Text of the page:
FILE PHOTO: The European Central Bank (ECB) logo in Frankfurt, Germany, January 23, 2020. REUTERS/Ralph Orlowski/File Photo

The rising prices across the board in Germany are driving inflation close to the eight percent mark. Goods and services were an average of 7.9 percent more expensive in August than a year earlier, as the Federal Statistical Office announced on Tuesday.

The high price increases for energy and food were again responsible for the high inflation in August. According to the statistics, the prices for energy increased by 35.6 percent compared to the previous year, those for food by 16.6 percent. Services, on the other hand, rose by 2.2 percent year-on-year.

According to statistics, consumer prices rose by 0.3 percent compared to July. Special effects such as the effects of the nine-euro ticket and the tank discount are included in the results, the Federal Office explained – the extent to which they affect cannot be shown with the preliminary results. The authority will publish detailed results for August on September 13.

Inflation had previously eased off for two months in a row – to 7.5 percent in July. Economists said in first reactions:


“Measured by the current inflation rate and what is still to come, the ECB should actually launch a jumbo interest rate hike. The markets have meanwhile made their decision. The euro has had to lose some feathers in recent months “Parity against the US dollar fluctuates and is therefore massively undervalued,” says Bände. “On the foreign exchange markets, there is no expectation that the ECB will decide to raise interest rates significantly in the foreseeable future. But perhaps the pressure on the foreign exchange markets is needed to make the change the ECB’s mind.”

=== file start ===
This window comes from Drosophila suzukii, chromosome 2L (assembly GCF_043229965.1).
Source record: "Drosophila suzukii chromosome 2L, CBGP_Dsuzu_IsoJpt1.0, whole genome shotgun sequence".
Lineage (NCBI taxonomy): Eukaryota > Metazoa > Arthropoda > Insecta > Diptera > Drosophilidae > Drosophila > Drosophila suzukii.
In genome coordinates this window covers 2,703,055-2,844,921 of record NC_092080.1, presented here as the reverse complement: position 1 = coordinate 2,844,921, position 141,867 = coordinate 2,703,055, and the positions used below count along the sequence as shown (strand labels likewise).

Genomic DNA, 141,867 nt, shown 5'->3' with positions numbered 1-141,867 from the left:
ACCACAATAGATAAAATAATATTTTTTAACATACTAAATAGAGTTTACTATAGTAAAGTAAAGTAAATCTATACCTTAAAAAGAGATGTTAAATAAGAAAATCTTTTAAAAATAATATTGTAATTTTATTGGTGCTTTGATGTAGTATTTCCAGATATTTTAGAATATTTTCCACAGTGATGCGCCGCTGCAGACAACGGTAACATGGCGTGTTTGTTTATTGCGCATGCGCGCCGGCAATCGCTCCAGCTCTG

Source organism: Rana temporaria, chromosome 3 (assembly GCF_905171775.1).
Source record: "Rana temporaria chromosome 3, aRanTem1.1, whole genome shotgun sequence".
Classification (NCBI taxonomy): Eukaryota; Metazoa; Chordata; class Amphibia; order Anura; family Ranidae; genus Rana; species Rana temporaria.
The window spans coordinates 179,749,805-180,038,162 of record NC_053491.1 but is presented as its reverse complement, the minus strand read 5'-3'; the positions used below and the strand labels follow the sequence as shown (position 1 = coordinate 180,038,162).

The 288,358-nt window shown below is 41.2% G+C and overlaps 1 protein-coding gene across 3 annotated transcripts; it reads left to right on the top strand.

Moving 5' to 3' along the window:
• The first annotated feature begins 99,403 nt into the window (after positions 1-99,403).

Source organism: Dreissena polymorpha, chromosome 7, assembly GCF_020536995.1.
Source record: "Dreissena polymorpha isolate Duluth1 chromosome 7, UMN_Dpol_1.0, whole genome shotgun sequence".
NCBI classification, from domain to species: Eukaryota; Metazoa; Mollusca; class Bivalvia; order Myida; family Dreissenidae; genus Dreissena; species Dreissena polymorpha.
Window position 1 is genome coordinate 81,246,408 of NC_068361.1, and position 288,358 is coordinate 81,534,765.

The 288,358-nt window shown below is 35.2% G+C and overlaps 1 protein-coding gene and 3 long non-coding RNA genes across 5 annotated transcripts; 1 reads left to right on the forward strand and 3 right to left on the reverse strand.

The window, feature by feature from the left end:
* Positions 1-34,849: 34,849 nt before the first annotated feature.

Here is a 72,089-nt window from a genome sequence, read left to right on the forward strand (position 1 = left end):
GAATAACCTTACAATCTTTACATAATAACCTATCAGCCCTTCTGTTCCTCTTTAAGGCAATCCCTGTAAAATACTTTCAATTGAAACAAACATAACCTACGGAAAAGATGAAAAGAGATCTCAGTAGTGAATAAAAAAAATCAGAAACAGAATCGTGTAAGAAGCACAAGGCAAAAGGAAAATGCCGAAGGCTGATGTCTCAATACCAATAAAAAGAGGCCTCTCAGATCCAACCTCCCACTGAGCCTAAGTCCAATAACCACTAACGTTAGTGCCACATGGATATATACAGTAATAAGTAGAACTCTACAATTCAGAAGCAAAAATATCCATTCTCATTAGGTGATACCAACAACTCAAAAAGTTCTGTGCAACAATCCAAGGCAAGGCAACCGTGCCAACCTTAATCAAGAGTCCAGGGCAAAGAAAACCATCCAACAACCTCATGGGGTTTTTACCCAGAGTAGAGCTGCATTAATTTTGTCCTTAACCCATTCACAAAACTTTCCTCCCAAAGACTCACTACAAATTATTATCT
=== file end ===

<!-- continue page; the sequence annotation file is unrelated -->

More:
“The renewed significant increase in consumer prices in August shows that we are still a long way from a trend reversal in inflation. Slightly lower fuel prices were more than compensated for by other price increases. Food prices in particular have not yet reversed the sharp rise in the previous months.

Even heavier burdens in the coming months: We are facing a hot autumn. The inflation rate will continue to rise sharply as early as September, when government price reductions for fuel and passenger transport are abolished or reduced. Without new government measures, consumer prices will rise by more than nine percent, which is probably double-digit according to European calculation methods.”


“At 7.9 percent, inflation in August just missed a new 70-year high. But the gas levy and the end of the tank discount and 9-euro ticket are likely to drive inflation to ten percent by the end of the year. Hopefully it will struggle ECB through to a big rate hike of 0.75 percentage point at next week’s meeting. Action must now follow the words at the Jackson Hole conference.”


“The brief phase of slight easing on the price front, which occurred in June and July thanks to government relief measures, is already history again. And this is probably just the overture to a ‘hot autumn of inflation’. In September, the end of the tank discount and 9 -Euro ticket increases in price, followed by the gas surcharge in October. Although the latter effect will be mitigated by the planned reduction in VAT, a double-digit rate is to be feared in autumn, at least for the European calculation method (HICP).” (Reuters, AFP)